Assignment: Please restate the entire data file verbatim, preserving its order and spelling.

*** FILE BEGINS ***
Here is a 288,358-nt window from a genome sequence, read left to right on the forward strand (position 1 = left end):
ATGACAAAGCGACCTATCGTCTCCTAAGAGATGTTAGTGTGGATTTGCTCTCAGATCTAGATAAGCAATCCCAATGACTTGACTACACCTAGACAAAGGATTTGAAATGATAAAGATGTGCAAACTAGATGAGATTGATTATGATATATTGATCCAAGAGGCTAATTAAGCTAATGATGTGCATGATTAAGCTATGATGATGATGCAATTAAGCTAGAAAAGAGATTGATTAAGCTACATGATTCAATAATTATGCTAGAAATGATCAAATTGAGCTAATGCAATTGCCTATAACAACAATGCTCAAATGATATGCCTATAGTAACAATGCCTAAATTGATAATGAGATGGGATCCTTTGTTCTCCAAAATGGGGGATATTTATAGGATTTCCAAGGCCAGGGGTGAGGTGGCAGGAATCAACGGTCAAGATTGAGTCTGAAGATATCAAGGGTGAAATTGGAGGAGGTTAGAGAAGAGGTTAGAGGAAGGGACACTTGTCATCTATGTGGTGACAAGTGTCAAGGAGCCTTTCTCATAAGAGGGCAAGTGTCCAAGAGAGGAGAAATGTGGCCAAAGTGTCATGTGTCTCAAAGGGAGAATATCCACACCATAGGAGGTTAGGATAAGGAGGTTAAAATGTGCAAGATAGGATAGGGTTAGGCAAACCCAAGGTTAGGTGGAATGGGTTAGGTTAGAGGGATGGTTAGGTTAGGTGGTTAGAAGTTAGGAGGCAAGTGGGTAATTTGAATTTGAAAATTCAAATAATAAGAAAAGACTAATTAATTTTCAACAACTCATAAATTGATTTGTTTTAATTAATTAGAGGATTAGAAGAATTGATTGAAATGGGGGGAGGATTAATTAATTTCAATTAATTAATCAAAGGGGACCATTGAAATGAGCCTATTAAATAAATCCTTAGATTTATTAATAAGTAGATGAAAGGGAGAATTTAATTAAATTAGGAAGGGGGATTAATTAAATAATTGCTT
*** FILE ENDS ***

Here is a 288,358-nt window from a genome sequence, read left to right on the forward strand (position 1 = left end):
ATGACAAAGCGACCTATCGTCTCCTAAGAGATGTTAGTGTGGATTTGCTCTCAGATCTAGATAAGCAATCCCAATGACTTGACTACACCTAGACAAAGGATTTGAAATGATAAAGATGTGCAAACTAGATGAGATTGATTATGATATATTGATCCAAGAGGCTAATTAAGCTAATGATGTGCATGATTAAGCTATGATGATGATGCAATTAAGCTAGAAAAGAGATTGATTAAGCTACATGATTCAATAATTATGCTAGAAATGATCAAATTGAGCTAATGCAATTGCCTATAACAACAATGCTCAAATGATATGCCTATAGTAACAATGCCTAAATTGATAATGAGATGGGATCCTTTGTTCTCCAAAATGGGGGATATTTATAGGATTTCCAAGGCCAGGGGTGAGGTGGCAGGAATCAACGGTCAAGATTGAGTCTGAAGATATCAAGGGTGAAATTGGAGGAGGTTAGAGAAGAGGTTAGAGGAAGGGACACTTGTCATCTATGTGGTGACAAGTGTCAAGGAGCCTTTCTCATAAGAGGGCAAGTGTCCAAGAGAGGAGAAATGTGGCCAAAGTGTCATGTGTCTCAAAGGGAGAATATCCACACCATAGGAGGTTAGGATAAGGAGGTTAAAATGTGCAAGATAGGATAGGGTTAGGCAAACCCAAGGTTAGGTGGAATGGGTTAGGTTAGAGGGATGGTTAGGTTAGGTGGTTAGAAGTTAGGAGGCAAGTGGGTAATTTGAATTTGAAAATTCAAATAATAAGAAAAGACTAATTAATTTTCAACAACTCATAAATTGATTTGTTTTAATTAATTAGAGGATTAGAAGAATTGATTGAAATGGGGGGAGGATTAATTAATTTCAATTAATTAATCAAAGGGGACCATTGAAATGAGCCTATTAAATAAATCCTTAGATTTATTAATAAGTAGATGAAAGGGAGAATTTAATTAAATTAGGAAGGGGGATTAATTAAATAATTGCTT